Computer Monitor Says No Signal

It sounds simple enough to turn your PC on and plug it in. But it’s not always that simple. Even if your computer’s fans are running, you can’t use it if you can’t see anything on the screen. You might be left perplexed by a no signal error on a monitor.

Thankfully, this kind of issue is typically simple to fix. If some of the simpler fixes are unsuccessful, a hardware issue will likely need to be investigated for possible repair or replacement. Here are some display troubleshooting techniques you can use if your computer monitor says no signal.

Why Is My Computer Monitor Says No Signal?

When a connected device doesn’t send a signal while your monitor is on, the no signal error manifests.

This problem can be caused by various factors, some of which are more serious (and expensive) than others. A few of these are:–

  • defective or slack cables
  • display that is improperly set up
  • inadequate drivers
  • Hardware issue with a bad monitor

Troubleshooting Steps For Computer Turns On But Monitor Says No Signal

Try fixing a monitor signal problem before starting your search for a new monitor. If your computer monitor is acting up, don’t give up because most of them can be fixed.

Occasionally, the monitor turns on, but the images on the screen are strange, have intense colours, or are splotchy. When you turn on your computer, if this is what you see, there is probably a problem with the monitor cables or the way the cables are attached to the monitor or computer ports.

Follow the below-mentioned steps to troubleshoot this error –

Step 1: Pay Attention To The Lights And Listen As You Turn On The Computer

Start by turning on your computer. The power button should turn on the LED power lights simultaneously if your monitor is connected to your computer. You might need to use a remote control or press the power button on the monitor if it is plugged into a different power source. Check your monitor’s input and connect it to the input where your PC is connected if the monitor turns on, but you still can’t see your startup screen.

If the issue continues, keep an eye on the LED lights on the CPU tower, keyboard, and mouse, as well as listen for system activity. The monitor might not be responding if you can hear the fans humming and feel the air blowing from them while watching the LEDs flash successively.

Step 2: Check Your Cables

Take a close look at your monitor cables before trying anything else. One of the most frequent causes of a monitor reporting no signal is an erroneous, loose, or improperly placed cable.

Checking your DVI, HDMI, or DisplayPort cables correctly involves the steps listed below:

Replug each cable after it has been unplugged. Ensure that each cable is securely connected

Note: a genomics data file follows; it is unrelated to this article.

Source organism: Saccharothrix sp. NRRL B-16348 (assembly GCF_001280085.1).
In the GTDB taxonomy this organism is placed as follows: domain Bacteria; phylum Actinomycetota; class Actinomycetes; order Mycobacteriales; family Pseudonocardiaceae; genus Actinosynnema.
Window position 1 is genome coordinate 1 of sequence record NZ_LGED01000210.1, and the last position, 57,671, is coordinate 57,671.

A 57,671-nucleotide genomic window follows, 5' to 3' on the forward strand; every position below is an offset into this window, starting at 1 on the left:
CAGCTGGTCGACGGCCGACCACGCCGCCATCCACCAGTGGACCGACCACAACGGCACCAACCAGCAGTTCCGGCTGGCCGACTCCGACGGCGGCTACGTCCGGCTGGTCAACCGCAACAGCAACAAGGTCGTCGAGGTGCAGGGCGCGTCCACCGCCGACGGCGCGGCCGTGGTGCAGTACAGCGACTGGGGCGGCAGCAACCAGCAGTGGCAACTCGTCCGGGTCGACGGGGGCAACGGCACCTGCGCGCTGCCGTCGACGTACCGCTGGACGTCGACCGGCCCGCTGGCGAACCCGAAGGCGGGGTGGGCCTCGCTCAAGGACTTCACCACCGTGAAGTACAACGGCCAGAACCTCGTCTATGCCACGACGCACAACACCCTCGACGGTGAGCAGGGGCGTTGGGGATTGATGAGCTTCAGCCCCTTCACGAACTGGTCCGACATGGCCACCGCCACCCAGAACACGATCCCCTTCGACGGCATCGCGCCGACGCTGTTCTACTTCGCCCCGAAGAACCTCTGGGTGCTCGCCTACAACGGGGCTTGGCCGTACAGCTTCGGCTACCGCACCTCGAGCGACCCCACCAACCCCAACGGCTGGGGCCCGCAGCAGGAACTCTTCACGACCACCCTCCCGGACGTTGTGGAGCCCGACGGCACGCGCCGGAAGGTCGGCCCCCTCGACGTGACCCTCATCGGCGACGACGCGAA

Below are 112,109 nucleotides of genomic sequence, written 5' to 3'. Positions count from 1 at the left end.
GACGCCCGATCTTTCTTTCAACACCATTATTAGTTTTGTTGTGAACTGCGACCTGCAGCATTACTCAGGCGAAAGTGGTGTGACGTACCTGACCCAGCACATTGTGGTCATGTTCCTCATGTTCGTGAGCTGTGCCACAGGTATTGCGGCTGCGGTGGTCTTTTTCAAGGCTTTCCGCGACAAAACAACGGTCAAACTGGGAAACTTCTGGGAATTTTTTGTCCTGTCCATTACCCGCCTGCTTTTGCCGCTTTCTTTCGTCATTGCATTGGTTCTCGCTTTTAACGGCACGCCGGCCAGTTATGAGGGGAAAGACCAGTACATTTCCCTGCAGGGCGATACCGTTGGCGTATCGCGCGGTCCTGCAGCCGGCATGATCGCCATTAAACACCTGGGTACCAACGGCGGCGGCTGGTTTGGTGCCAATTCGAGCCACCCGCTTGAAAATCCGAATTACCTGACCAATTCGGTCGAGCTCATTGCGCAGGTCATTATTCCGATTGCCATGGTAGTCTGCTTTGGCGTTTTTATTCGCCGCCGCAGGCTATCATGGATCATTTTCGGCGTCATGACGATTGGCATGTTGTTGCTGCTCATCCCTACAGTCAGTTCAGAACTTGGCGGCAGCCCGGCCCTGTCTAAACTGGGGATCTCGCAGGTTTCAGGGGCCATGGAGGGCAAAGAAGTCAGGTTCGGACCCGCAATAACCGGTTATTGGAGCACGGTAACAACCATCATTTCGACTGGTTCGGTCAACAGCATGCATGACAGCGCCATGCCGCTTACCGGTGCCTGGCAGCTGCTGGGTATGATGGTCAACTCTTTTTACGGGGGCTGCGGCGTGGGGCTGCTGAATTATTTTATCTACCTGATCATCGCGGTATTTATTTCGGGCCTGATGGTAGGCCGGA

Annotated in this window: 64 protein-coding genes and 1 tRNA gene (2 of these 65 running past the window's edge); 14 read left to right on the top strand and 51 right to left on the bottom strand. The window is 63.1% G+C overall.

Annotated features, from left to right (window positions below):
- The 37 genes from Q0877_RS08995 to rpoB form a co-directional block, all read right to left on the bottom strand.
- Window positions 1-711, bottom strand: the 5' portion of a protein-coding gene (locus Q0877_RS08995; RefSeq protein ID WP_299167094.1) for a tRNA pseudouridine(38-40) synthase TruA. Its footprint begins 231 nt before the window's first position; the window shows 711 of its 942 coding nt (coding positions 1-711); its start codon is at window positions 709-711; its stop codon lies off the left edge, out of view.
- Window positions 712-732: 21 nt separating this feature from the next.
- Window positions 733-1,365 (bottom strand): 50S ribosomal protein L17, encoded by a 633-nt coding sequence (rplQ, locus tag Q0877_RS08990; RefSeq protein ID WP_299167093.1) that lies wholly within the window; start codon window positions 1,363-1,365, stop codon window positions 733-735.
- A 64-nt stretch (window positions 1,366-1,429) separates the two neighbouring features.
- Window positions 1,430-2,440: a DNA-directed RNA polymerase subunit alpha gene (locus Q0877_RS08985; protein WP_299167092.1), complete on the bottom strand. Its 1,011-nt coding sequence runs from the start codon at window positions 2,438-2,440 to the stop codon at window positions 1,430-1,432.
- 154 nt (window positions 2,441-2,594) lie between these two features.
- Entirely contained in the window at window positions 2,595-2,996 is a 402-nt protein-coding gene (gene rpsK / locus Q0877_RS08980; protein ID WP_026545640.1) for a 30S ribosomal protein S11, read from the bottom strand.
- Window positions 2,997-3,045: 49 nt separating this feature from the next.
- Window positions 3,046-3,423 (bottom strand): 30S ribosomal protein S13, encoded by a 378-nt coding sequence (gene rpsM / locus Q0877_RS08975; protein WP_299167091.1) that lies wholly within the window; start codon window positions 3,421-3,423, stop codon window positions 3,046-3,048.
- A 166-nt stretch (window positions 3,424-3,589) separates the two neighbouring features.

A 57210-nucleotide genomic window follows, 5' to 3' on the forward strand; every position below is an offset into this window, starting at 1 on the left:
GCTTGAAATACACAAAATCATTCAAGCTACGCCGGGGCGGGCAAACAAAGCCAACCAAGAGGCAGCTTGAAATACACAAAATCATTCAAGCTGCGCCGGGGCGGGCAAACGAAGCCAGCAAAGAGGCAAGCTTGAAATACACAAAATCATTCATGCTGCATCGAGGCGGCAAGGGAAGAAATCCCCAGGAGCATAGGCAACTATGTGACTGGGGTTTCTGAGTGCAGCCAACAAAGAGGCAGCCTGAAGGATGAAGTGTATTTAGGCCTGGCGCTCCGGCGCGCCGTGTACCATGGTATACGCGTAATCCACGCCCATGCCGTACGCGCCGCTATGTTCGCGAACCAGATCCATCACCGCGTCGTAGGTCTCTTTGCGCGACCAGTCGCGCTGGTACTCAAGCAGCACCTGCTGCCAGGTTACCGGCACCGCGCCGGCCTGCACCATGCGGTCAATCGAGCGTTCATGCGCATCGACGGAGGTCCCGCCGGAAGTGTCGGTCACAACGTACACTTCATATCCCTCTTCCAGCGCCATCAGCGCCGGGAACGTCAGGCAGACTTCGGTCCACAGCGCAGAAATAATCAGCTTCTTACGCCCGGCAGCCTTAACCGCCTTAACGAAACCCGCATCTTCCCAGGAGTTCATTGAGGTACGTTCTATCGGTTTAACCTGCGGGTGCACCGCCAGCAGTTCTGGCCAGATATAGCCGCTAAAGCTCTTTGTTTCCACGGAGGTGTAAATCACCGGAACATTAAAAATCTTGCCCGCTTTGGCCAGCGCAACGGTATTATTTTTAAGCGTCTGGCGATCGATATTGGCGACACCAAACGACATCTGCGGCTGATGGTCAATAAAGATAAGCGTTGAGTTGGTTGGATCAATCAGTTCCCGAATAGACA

It may seem obvious, but you should also confirm that each cable is positioned properly.

Next, look for any cable damage. Look out for nicks, bends, and fraying. Rub your finger along each cable as well because some problems are difficult to see. This will help you find less obvious issues.

Take a look at the cable ports. The connection may be hampered by port clogging dust and debris.

Switch to a different monitor and test each cable there. Ask a friend if you can use their extra monitor if you don’t have one yourself.

It’s likely that the cable is to blame for the no signal problem if it doesn’t function with the new monitor. An additional cable must be purchased.

Continue with the next potential solution if all of your cables appear to be in good working order.

Step 3: Check Monitor Input Source

Numerous monitors have multiple input sources because versatility is crucial in today’s market. There will undoubtedly be a signal issue if your monitor is configured with the incorrect input source.

The display menu settings allow you to check and modify the input source for the monitor.

Look for the Input Source setting by simply opening the display menu. A physical button may also be found on the side of some monitors. You can navigate between the various selections by pressing this button.

Decide which input source to use for your monitor. As an illustration, you would select HDMI as the input source if your monitor is connected to your device via an HDMI cable.

Step 4: Examine the Screen Changes

A malfunctioning computer monitor may occasionally still be functional despite its problematic screen. You’ll see dim lights, or the monitor’s display might be dimly visible. This is the issue with old CRT monitors, and it indicates that you should upgrade your current display.

If a more recent monitor exhibits this issue, there might be a problem with the monitor cable or the video cards and ports on your computer. This issue in VGA cables may be brought on by faulty or missing pins. Examine the cables and replace any damaged ones as soon as possible.